From work reduction to cuts in pay and job loss, millions of people have been impacted financially in the U.S. by the COVID-19 pandemic in one way or another. So it is not surprising that when it comes to reducing debt, a majority of Americans are currently finding it harder than ever to pare it
Before my husband and I started working with our financial adviser at the beginning of 2020, we didn’t have much of a plan for our money. We made sure our bills were paid each month and our credit wasn’t terrible, but beyond that, there was no strategy. So while we technically had what we needed
Becoming a parent means taking on a whole new level of responsibility. After all, you’ve now got a new life in your hand’s and your child is dependent on you for everything. While the list of things you need to do as a new mom or dad is endless, there’s one essential item that should
You’ve never felt more like an adult. Your career’s flourishing and your family’s growing. People take you seriously as a professional and a parent. After thinking hard about your future, you’re sure that you’re ready to buy a house. Unfortunately, to take that step, you have to do something you left behind from your childhood:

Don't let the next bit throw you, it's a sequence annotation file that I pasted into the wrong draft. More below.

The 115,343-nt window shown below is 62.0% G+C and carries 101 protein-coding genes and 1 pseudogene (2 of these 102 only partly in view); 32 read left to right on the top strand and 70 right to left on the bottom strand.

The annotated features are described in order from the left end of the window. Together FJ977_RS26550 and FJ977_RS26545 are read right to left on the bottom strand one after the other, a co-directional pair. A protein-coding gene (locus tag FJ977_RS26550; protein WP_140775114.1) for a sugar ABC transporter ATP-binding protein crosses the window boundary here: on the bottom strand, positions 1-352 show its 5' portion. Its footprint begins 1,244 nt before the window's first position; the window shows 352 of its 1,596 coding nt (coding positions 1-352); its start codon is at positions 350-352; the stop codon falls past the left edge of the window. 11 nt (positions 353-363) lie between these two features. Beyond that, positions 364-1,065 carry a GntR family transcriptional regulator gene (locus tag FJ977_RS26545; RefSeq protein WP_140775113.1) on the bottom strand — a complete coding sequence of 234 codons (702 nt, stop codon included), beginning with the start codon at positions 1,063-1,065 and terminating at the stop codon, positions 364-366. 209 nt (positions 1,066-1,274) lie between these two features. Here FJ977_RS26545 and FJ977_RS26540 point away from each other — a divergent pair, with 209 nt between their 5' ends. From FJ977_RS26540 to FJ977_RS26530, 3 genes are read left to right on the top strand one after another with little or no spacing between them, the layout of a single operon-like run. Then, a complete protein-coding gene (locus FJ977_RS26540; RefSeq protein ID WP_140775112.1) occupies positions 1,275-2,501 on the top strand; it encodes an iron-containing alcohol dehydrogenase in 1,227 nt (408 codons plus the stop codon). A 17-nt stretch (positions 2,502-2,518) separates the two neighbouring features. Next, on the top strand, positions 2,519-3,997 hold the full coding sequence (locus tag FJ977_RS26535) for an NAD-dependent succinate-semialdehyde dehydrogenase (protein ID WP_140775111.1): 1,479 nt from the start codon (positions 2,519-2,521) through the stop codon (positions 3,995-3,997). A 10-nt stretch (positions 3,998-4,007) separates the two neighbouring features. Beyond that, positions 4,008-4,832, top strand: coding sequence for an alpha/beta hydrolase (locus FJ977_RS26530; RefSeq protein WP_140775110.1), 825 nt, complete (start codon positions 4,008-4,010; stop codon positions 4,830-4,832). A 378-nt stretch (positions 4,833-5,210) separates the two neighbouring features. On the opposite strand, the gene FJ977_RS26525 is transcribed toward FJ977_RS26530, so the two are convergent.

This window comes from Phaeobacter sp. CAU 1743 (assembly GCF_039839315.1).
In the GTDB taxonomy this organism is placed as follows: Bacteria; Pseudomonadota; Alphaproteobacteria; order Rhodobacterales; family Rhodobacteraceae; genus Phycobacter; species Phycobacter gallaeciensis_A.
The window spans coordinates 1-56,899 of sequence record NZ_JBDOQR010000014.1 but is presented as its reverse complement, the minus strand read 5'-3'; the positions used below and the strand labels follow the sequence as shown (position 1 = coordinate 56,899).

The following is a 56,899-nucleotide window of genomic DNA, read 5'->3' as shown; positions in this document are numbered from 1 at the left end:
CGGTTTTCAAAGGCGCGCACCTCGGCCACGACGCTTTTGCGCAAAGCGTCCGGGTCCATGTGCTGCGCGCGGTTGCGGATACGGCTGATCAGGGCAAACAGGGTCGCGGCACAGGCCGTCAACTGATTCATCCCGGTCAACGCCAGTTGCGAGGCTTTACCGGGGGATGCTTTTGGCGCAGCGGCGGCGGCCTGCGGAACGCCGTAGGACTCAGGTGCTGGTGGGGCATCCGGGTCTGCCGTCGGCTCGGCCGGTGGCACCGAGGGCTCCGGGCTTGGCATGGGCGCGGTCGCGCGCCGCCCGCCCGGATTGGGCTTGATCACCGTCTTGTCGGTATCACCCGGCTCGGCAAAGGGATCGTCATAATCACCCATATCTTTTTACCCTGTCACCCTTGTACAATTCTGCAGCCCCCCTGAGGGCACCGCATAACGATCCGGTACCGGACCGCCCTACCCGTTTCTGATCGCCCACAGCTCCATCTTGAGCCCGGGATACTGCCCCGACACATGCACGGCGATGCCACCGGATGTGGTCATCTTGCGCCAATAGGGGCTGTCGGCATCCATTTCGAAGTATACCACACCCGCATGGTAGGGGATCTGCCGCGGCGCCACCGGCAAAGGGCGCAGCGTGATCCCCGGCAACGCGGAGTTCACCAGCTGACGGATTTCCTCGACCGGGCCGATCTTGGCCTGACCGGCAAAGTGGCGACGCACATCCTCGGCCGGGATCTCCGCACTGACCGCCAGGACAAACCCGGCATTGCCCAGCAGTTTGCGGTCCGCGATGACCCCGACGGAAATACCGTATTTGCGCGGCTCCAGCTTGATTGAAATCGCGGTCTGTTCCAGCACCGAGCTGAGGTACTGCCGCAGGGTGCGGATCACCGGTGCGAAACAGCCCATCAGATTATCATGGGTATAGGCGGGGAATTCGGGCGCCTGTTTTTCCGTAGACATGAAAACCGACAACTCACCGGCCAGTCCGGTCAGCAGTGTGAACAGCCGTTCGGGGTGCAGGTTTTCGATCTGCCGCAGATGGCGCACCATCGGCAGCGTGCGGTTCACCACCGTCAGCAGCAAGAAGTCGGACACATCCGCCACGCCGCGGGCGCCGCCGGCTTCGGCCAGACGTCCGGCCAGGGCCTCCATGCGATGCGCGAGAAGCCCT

Accumulating credit card debt has a snowball effect: It’s easy to keep swiping and not realize how much you’re charging on credit cards, and how quickly little purchases can result in major interest charges. In my family’s case, mindless purchases and frequent minor emergencies resulted in $30,000 in debt over the course of three years.
This story and image was originally published in the September 2019 issue of Highland Park Neighbors. It has been republished with permission. If you’ve ever heard a TV or radio commercial promoting a bank, chances are it ended with a phrase about the bank being FDIC insured. Since this message comes at the end of